Similarly, those to be studied (the poor villagers) lend their incalculable emotional labour to these projects. It is often unclear whether they have been adequately consulted or if the randomistas have simply struck deals with local officials. The villagers are the ones that have to deal with all the community-level disruptions that the randomistas introduce and then leave behind once they’ve gone back to their cushy lives in the United States and Europe.

And although there is an increasing amount of posturing to compensate for this exploitation, with some researchers gushing about how they and their “native assistants” are bosom buddies, the payoffs of the projects (lucrative career advancement, fame, speaking gigs, and so on) accrue only to the randomistas. The most extreme case is obviously this week’s award.

Beyond the ethics of the Nobel winners, their disciples, and the institutions they have created in their image are two serious methodological problems that fundamentally undermine their findings.

The first is that the vast majority of studies conducted using these methods (our rough guess is more than 90%) have no formal basis for generalisation. In other words, there is no basis to believe that the findings of these studies can be applied beyond the narrow confines of the population on which the experiments are conducted. This is simply fatal for policy purposes.

The prize-giving committee addresses this only in passing by saying that “the laureates have also been at the forefront of research on the issue of [whether experimental results apply in other contexts].”

This is misleading at best and false at worst. There are some advocates of randomised trials who have conducted important research on the problem, but the majority of key contributions are not by advocates of randomised trials and the three awardees have been marginal contributors.

The more important point is simply that if the problem of whether experimental results are relevant outside the experiment has not been resolved, how can it be claimed that the trio’s work is “reducing world poverty”?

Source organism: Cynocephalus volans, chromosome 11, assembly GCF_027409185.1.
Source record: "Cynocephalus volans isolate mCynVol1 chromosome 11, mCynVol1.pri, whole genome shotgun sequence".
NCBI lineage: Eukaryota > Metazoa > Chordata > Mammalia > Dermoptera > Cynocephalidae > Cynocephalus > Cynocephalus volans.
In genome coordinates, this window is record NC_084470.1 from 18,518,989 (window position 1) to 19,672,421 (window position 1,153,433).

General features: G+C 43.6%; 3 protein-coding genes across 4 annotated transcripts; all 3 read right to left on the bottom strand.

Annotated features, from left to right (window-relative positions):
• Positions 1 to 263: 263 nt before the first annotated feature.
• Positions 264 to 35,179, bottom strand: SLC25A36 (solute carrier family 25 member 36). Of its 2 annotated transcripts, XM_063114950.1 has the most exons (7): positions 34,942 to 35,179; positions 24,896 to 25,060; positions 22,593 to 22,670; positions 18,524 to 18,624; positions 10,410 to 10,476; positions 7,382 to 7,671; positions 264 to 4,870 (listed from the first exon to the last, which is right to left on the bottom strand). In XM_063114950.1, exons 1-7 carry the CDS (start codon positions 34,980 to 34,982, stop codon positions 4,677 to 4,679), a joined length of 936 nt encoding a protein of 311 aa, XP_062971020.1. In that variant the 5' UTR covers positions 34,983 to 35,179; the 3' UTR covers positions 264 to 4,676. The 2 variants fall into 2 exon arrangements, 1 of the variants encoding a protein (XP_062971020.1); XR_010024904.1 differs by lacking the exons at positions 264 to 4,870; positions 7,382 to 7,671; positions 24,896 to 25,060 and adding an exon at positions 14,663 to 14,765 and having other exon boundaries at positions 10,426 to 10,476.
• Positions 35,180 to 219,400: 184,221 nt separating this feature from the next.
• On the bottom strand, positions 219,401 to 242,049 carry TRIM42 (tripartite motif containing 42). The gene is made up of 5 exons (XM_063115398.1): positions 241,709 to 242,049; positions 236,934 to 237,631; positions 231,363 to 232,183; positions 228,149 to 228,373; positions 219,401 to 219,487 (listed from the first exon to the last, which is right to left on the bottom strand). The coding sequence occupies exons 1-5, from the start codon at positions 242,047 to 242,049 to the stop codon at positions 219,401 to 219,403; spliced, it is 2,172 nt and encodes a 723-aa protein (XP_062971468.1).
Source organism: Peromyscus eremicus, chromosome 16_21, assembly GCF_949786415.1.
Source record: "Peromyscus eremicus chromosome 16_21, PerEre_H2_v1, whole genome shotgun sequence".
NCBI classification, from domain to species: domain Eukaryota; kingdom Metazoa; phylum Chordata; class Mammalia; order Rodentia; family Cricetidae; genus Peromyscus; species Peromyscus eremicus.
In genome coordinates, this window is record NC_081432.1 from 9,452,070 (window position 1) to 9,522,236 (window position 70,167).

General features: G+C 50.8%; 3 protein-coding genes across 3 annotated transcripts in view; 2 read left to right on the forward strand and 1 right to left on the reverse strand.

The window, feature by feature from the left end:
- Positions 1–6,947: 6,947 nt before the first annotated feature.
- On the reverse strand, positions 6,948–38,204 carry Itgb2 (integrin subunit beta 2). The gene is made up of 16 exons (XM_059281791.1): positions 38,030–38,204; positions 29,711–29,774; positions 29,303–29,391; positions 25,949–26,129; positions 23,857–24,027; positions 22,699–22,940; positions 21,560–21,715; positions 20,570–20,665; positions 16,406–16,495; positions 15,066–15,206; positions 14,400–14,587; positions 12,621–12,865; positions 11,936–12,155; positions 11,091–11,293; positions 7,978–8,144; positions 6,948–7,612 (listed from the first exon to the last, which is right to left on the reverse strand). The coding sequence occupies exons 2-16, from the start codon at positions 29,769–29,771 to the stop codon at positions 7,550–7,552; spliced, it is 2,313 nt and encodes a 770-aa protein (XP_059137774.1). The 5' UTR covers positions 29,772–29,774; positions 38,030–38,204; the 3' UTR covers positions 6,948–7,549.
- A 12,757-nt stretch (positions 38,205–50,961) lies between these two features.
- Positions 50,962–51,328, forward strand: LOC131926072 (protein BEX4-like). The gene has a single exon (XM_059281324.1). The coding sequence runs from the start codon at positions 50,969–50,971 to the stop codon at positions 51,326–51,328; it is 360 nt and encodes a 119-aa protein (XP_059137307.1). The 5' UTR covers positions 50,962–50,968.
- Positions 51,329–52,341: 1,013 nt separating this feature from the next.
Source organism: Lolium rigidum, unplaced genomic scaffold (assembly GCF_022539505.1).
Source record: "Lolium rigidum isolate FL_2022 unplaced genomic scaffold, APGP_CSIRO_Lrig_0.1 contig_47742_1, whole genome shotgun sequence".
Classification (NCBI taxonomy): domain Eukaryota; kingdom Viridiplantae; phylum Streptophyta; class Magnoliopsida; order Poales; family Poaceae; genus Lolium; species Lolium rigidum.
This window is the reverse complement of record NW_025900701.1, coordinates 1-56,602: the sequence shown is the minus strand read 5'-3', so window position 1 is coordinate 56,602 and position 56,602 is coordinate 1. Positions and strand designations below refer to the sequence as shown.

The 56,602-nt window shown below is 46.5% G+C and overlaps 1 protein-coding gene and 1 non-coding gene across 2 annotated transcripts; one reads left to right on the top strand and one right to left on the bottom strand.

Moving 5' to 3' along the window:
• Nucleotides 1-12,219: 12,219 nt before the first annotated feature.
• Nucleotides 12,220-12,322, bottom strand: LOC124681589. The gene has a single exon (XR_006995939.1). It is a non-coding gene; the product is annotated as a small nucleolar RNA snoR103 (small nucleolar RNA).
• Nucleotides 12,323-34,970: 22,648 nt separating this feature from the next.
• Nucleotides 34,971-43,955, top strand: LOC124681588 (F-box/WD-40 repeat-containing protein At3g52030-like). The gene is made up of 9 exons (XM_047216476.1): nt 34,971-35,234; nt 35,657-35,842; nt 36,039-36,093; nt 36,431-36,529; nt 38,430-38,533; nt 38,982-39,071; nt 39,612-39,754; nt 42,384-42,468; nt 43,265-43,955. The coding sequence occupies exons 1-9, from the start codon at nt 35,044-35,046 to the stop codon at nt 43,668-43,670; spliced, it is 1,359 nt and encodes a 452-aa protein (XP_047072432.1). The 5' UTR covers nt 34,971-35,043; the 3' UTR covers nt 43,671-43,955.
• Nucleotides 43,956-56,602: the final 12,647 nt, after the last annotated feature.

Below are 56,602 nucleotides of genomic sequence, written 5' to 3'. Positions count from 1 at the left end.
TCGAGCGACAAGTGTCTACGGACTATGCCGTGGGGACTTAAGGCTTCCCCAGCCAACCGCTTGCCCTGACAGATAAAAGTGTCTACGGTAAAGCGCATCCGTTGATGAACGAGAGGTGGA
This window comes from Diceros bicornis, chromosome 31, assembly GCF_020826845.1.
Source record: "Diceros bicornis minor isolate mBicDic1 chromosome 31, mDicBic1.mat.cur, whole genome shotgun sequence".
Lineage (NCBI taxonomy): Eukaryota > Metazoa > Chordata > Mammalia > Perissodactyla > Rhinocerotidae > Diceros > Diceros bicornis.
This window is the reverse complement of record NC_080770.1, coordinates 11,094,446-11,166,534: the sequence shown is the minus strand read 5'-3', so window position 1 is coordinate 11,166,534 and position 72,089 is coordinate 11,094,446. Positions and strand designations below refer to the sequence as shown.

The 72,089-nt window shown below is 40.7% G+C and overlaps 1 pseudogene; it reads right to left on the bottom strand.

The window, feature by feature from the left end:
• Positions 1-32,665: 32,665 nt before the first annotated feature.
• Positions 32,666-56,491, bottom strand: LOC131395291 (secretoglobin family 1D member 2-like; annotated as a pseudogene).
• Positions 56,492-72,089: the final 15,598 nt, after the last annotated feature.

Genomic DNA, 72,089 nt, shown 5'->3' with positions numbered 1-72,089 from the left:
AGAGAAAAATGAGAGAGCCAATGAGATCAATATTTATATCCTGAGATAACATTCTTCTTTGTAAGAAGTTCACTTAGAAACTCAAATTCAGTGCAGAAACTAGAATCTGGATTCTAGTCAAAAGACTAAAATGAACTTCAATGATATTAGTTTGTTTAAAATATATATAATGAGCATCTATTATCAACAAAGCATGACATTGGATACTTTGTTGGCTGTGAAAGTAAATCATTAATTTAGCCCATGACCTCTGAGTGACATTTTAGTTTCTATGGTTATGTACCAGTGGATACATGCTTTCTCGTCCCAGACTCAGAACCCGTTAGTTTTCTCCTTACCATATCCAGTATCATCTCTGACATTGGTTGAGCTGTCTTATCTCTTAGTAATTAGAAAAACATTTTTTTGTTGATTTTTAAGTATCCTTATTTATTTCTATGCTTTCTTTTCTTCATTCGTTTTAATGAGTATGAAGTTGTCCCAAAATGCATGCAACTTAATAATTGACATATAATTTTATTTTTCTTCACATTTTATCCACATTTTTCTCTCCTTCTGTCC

The second contradiction is more widely understood: despite the gushing headlines in the Western press, there is simply no evidence that policy based on randomised trials is better than alternatives. Countries that are now developed did not need foreign researchers running experiments on local poor people to grow their economies. There is ample historical evidence that growth, development and dramatic reductions in poverty can be achieved without randomised trials.

Randomistas claim that their methods are the holy grail of development yet they have not presented any serious arguments to show why theirs is the appropriate response. Instead, they take the case that such methods are crucial for policy largely for granted because they think they are doing “science.” But although they are certainly imitating what researchers in various scientific disciplines do, the claim that the results are as reliable and useful for economic and social questions is unsupported.

It is instead a matter of blind faith — as with the conviction many such individuals appear to have of a calling to save the poor, usually black and brown, masses of the world.

We do not have a view on whether these individuals ought to have been awarded the prize — prizes are usually somewhat dubious in their arbitrariness and historical contingency. But the claims made about the usefulness and credibility of the methods employed are concerning, both because they are unfounded and because they inform a missionary complex that we believe is more of a threat to the progress of developing countries than it is an aid.

This is an edited version of an article that originally appeared on Africa is a Country

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Grieve Chelwa
Grieve Chelwa, a Zambian, teaches economics at the Graduate School of Business at the University of Cape Town